Updated: 2 days ago
One of the first images we included in the Heritage Charts collection was ‘A Plan of Fort Montgomery & Fort Clinton’. The 1779 Samuel Holland plan tells the story of one of the most important and daring engagements of the Revolutionary War which took place in October 1777.
(click on the map for more information)
A Plan of Fort Montgomery and Fort Clinton by Smauel Holland and J. F. W. Des Barres. 1779
It was a great thrill, on the way up to the Newport RI International Boat Show, to be able to make a small detour to find the site of Fort Montgomery and witness first-hand the site of such a historic event in the history of American independence.
The site has been extensively excavated and now includes a very well-organized visitor center, as well as an informed tour….
The Visitor Center at Fort Montgomery
(click on the picture to enter the Visitor Center)
….but nothing quite prepares one for the striking view the fort commands over the Hudson (or ‘North’) river.
View from Fort Montgomery looking South down the Hudson with Fort Clinton to the right.
On the actual plan the view is marked in red..
According to Samuel Holland the ‘chain’ (yellow line) and the cable (orange line) which were strung across the river to impede the British advance would have been approximately here..
It is not my intention here to give a full history of events at the time. For that, there are plenty of sources, not least the visitor centre and the supporting New York State Parks web-site. What is worth noting, apart from the striking beauty of the region (even today with Route 202 and the Bear Mountain bridge which now spans the river), is the sheer ingenuity and determination of the American defenders and engineers to impede the British advance in support of General John Burgoyne. Although the British land force of Loyalist, Hessian and regular troops under the command of Sir Henry Clinton along with the supporting naval force prevailed on the 6th October 1777, the victory ultimately proved hollow. The intended reinforcement of Burgoyne’s army further north was fatally delayed and Burgoyne (and the British northern initiative) was forced to surrender ten days later at Saratoga.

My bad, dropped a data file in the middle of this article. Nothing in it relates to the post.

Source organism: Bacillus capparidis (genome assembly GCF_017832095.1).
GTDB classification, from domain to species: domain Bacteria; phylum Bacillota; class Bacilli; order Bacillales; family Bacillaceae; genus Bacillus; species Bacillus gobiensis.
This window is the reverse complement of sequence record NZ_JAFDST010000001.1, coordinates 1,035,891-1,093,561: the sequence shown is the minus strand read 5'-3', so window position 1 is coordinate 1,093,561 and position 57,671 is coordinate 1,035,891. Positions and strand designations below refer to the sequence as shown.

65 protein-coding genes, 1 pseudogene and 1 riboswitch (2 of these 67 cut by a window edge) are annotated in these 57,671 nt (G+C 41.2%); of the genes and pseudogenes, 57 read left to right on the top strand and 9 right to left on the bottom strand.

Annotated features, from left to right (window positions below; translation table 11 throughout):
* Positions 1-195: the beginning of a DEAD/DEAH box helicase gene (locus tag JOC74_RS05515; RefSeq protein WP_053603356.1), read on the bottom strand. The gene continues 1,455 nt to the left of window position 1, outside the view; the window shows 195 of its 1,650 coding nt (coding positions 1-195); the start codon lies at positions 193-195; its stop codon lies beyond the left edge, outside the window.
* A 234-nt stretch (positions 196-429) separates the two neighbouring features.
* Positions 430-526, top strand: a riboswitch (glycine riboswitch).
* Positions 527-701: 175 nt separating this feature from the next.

Of further interest to the region, as with so many other parts of America are the place names which have emerged from the Revolutionary War period. In the case of this particular corner of New York is the nearby ‘Hessian Lake’, which given American feelings toward the mercenary Hessian force employed by the British, not just in this engagement but throughout the war, is perhaps a little surprising.
More images from Fort Montgomery..
Plan of the fort
Click image for more information
I see no more ships, so it must be time for a lemonade!..